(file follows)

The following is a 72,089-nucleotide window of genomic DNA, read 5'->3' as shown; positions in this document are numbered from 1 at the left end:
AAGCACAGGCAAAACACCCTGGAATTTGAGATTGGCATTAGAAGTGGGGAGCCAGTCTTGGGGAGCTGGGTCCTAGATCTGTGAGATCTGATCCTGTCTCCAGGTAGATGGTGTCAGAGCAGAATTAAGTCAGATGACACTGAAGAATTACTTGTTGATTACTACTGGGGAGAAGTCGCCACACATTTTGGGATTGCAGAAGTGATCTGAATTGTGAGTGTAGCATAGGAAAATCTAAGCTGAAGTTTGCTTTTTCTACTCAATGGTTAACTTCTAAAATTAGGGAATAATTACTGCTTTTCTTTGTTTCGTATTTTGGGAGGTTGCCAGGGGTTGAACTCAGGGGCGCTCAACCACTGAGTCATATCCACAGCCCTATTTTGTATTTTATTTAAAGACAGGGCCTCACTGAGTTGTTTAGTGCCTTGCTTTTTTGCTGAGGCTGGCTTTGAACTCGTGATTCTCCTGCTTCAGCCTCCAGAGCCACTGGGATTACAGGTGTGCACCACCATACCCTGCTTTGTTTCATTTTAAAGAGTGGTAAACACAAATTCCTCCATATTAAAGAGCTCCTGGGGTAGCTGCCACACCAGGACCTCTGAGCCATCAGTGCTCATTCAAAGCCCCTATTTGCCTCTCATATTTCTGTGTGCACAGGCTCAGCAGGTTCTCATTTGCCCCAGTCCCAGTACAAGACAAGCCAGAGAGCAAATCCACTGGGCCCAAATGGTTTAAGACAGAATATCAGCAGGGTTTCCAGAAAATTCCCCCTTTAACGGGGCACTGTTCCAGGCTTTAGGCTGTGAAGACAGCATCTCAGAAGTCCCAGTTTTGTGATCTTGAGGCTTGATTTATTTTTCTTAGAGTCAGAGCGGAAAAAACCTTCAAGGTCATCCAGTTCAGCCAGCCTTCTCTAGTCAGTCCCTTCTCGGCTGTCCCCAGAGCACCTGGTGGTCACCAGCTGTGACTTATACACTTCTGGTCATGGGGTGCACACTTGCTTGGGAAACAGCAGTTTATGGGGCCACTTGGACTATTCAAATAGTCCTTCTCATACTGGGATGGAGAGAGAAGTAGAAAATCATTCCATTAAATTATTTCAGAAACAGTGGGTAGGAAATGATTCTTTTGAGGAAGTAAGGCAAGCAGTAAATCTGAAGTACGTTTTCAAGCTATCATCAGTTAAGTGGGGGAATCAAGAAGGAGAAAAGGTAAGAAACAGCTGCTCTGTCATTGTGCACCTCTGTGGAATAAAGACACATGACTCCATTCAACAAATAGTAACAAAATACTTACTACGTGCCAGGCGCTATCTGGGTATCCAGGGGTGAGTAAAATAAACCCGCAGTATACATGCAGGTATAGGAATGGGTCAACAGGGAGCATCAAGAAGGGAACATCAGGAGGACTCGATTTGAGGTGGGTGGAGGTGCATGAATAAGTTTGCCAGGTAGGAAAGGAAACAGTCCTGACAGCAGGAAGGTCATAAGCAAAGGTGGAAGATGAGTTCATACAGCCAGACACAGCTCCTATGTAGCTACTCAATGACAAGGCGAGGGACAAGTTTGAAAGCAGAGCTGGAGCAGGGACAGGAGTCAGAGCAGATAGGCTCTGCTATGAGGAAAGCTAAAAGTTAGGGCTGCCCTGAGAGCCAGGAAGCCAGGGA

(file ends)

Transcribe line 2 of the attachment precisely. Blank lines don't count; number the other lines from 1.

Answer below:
AAGCACAGGCAAAACACCCTGGAATTTGAGATTGGCATTAGAAGTGGGGAGCCAGTCTTGGGGAGCTGGGTCCTAGATCTGTGAGATCTGATCCTGTCTCCAGGTAGATGGTGTCAGAGCAGAATTAAGTCAGATGACACTGAAGAATTACTTGTTGATTACTACTGGGGAGAAGTCGCCACACATTTTGGGATTGCAGAAGTGATCTGAATTGTGAGTGTAGCATAGGAAAATCTAAGCTGAAGTTTGCTTTTTCTACTCAATGGTTAACTTCTAAAATTAGGGAATAATTACTGCTTTTCTTTGTTTCGTATTTTGGGAGGTTGCCAGGGGTTGAACTCAGGGGCGCTCAACCACTGAGTCATATCCACAGCCCTATTTTGTATTTTATTTAAAGACAGGGCCTCACTGAGTTGTTTAGTGCCTTGCTTTTTTGCTGAGGCTGGCTTTGAACTCGTGATTCTCCTGCTTCAGCCTCCAGAGCCACTGGGATTACAGGTGTGCACCACCATACCCTGCTTTGTTTCATTTTAAAGAGTGGTAAACACAAATTCCTCCATATTAAAGAGCTCCTGGGGTAGCTGCCACACCAGGACCTCTGAGCCATCAGTGCTCATTCAAAGCCCCTATTTGCCTCTCATATTTCTGTGTGCACAGGCTCAGCAGGTTCTCATTTGCCCCAGTCCCAGTACAAGACAAGCCAGAGAGCAAATCCACTGGGCCCAAATGGTTTAAGACAGAATATCAGCAGGGTTTCCAGAAAATTCCCCCTTTAACGGGGCACTGTTCCAGGCTTTAGGCTGTGAAGACAGCATCTCAGAAGTCCCAGTTTTGTGATCTTGAGGCTTGATTTATTTTTCTTAGAGTCAGAGCGGAAAAAACCTTCAAGGTCATCCAGTTCAGCCAGCCTTCTCTAGTCAGTCCCTTCTCGGCTGTCCCCAGAGCACCTGGTGGTCACCAGCTGTGACTTATACACTTCTGGTCATGGGGTGCACACTTGCTTGGGAAACAGCAGTTTATGGGGCCACTTGGACTATTCAAATAGTCCTTCTCATACTGGGATGGAGAGAGAAGTAGAAAATCATTCCATTAAATTATTTCAGAAACAGTGGGTAGGAAATGATTCTTTTGAGGAAGTAAGGCAAGCAGTAAATCTGAAGTACGTTTTCAAGCTATCATCAGTTAAGTGGGGGAATCAAGAAGGAGAAAAGGTAAGAAACAGCTGCTCTGTCATTGTGCACCTCTGTGGAATAAAGACACATGACTCCATTCAACAAATAGTAACAAAATACTTACTACGTGCCAGGCGCTATCTGGGTATCCAGGGGTGAGTAAAATAAACCCGCAGTATACATGCAGGTATAGGAATGGGTCAACAGGGAGCATCAAGAAGGGAACATCAGGAGGACTCGATTTGAGGTGGGTGGAGGTGCATGAATAAGTTTGCCAGGTAGGAAAGGAAACAGTCCTGACAGCAGGAAGGTCATAAGCAAAGGTGGAAGATGAGTTCATACAGCCAGACACAGCTCCTATGTAGCTACTCAATGACAAGGCGAGGGACAAGTTTGAAAGCAGAGCTGGAGCAGGGACAGGAGTCAGAGCAGATAGGCTCTGCTATGAGGAAAGCTAAAAGTTAGGGCTGCCCTGAGAGCCAGGAAGCCAGGGA